He was placed under arrest for felony “misleading a police investigation” for allegedly lying to a police officer.
According to the supplemental narrative, however, Gaudes claimed he became curious upon spotting police lights, but was spooked when approached by investigators and tried to come up with an innocuous alibi.
Arnak Khachatryan, who was 35 years old at the time, was taken into protective custody by the Watertown police. According to the supplied narrative, Khachatryan was detained by Boston police at around 4 a.m. on April 19, 2013, after he was allegedly spotted running on Dexter Avenue toward his home where his wife and kids were.
He was taken into custody after an officer noticed he “had very water [sic] and red eyes, he was disheveled, his speach [sic] was very slurred, and I could smell a strong odor of an alcoholic beverage on his breath.”
His home on Dexter Avenue was just a few houses away from the scene of the shootout between the Tsarnaevs and law enforcement, which occurred at the intersection of Laurel Street and Dexter Avenue.
But the wildest, and perhaps most upsetting, arrest during the manhunt saga took place at Monro Muffler & Brake Service at 390 Arsenal Street around noon. Arzouman Nrgeian, then a 60-year-old resident of Watertown, was detained and suspected of concealing explosives on his body, according to the narrative submitted by Lt. Christopher M. Munger. He was “contacted” at the “Arsenal St. perimeter” and allegedly refused to follow the officers' commands. Police even called in a bomb squad and used multiple robots to examine Nrgeian for explosives.
It turns out that Nrgeian, of Armenian descent, was simply buying cigarettes and didn't know English. Nevertheless, he was arrested and charged with disorderly conduct.
What exactly Nrgeian was doing that prompted such a dramatic response remains unknown. His arrest was covered by WickedLocal.com at the time, which reported that “Nrgeian wasn't compliant with officers during the shelter in place order and was placed under arrest,” leaving us to guess how someone could comply with orders given in a language they don't understand.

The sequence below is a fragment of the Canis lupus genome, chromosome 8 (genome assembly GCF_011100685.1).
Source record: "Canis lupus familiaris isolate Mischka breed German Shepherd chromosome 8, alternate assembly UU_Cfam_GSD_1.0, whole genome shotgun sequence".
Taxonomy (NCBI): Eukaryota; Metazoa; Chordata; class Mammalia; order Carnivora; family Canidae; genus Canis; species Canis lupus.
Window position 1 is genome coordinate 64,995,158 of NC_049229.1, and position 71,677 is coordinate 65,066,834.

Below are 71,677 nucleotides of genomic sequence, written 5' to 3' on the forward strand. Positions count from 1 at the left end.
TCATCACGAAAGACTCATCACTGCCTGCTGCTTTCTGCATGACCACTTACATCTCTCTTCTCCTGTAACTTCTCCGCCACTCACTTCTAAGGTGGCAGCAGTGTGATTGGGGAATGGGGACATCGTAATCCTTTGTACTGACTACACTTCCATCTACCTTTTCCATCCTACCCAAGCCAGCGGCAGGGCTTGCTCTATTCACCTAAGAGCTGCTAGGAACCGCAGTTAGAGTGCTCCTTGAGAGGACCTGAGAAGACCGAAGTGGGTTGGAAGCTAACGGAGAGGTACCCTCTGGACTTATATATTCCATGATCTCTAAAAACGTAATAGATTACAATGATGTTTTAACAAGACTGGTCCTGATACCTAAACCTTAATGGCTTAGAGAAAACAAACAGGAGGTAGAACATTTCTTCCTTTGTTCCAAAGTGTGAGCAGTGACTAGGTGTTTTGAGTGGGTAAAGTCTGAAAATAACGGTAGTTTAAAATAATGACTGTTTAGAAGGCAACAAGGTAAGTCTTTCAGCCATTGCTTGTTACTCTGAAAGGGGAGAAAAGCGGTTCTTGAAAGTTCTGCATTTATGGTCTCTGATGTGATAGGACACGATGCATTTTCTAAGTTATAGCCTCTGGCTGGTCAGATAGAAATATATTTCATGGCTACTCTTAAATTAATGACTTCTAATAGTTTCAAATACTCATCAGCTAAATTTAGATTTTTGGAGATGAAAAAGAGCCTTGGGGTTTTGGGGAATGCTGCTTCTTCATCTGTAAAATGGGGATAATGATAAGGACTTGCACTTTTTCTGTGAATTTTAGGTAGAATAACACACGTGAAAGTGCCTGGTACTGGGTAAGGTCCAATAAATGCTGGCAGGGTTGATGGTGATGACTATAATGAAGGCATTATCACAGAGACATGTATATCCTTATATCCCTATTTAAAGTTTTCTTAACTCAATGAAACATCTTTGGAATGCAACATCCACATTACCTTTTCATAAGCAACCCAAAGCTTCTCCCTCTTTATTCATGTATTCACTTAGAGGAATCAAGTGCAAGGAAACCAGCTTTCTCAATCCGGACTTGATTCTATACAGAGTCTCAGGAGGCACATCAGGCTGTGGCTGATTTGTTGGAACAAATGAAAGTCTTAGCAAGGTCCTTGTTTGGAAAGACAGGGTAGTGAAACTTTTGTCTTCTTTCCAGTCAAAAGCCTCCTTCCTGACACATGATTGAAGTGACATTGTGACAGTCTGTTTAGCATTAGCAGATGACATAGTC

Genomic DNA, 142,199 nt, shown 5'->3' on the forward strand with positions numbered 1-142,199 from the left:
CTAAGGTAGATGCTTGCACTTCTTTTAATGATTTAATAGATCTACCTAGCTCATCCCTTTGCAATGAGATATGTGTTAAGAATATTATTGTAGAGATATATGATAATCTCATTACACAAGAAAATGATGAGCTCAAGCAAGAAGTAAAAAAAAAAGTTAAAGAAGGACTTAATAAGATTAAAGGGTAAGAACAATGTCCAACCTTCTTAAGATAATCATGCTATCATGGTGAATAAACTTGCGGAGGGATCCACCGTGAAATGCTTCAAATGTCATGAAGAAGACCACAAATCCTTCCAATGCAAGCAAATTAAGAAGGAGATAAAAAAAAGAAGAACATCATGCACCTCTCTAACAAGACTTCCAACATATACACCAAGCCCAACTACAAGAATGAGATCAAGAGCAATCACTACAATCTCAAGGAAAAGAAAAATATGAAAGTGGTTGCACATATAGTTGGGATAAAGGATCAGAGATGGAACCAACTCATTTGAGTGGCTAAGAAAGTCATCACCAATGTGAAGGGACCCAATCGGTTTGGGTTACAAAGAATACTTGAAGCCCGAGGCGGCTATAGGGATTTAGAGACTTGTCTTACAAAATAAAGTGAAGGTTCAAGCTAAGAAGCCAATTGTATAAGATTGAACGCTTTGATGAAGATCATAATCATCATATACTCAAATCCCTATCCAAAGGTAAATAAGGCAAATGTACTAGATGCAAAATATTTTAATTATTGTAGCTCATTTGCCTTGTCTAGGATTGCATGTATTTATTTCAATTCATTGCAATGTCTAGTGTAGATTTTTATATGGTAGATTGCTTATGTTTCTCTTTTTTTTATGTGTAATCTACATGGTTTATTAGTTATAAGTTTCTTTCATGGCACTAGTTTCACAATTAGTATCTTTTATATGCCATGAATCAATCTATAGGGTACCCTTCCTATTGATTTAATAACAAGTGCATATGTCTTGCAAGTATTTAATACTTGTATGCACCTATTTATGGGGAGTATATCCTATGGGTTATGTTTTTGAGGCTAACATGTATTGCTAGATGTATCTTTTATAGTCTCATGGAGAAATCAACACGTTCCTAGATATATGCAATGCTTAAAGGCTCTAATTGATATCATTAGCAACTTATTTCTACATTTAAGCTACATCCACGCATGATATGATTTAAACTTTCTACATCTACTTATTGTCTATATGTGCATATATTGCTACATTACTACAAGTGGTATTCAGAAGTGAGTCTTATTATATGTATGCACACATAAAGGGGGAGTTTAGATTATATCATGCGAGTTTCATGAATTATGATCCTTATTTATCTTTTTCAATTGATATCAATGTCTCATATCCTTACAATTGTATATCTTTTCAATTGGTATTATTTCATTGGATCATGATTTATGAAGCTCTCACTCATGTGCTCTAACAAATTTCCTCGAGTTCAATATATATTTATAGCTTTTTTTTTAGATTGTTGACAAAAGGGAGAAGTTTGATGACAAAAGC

The week of the bombing was certainly a stressful one for Bostonians. Residents and police alike were whipped up in an emotional frenzy, desperate to catch the perpetrators of the attack. Our eyes were glued to TV screens and our conversations about everything else going on in the world were put on hold. We traded theories about who the assailants were and wondered what kind of people would commit such a terrible crime. Everyone wanted the perpetrators to be captured swiftly before they could harm anyone else.
Few of us considered what was going on behind the scenes, what kind of surveillance technology, tactics, and techniques the law enforcement agencies were using. We still don't know the whole story, and probably never will, but the information we do have suggests that law enforcement agents from within 200 miles of Boston poured into the city, creating a disorganized, overzealous mob. We all felt uneasy that bombers were on the loose just miles from our homes and were relieved when the manhunt was over. But these arrest narratives provide an uncomfortable reminder that this sort of ends-justify-the-means policing – where everyone is treated like a terrorist – has real consequences for real people. By the time the lockdown and manhunt were in effect, the only immediate threat to us were the trigger happy police who scooped up innocent people and, when they did find the actual unarmed suspect, shot up a neighborhood full of even more innocent people.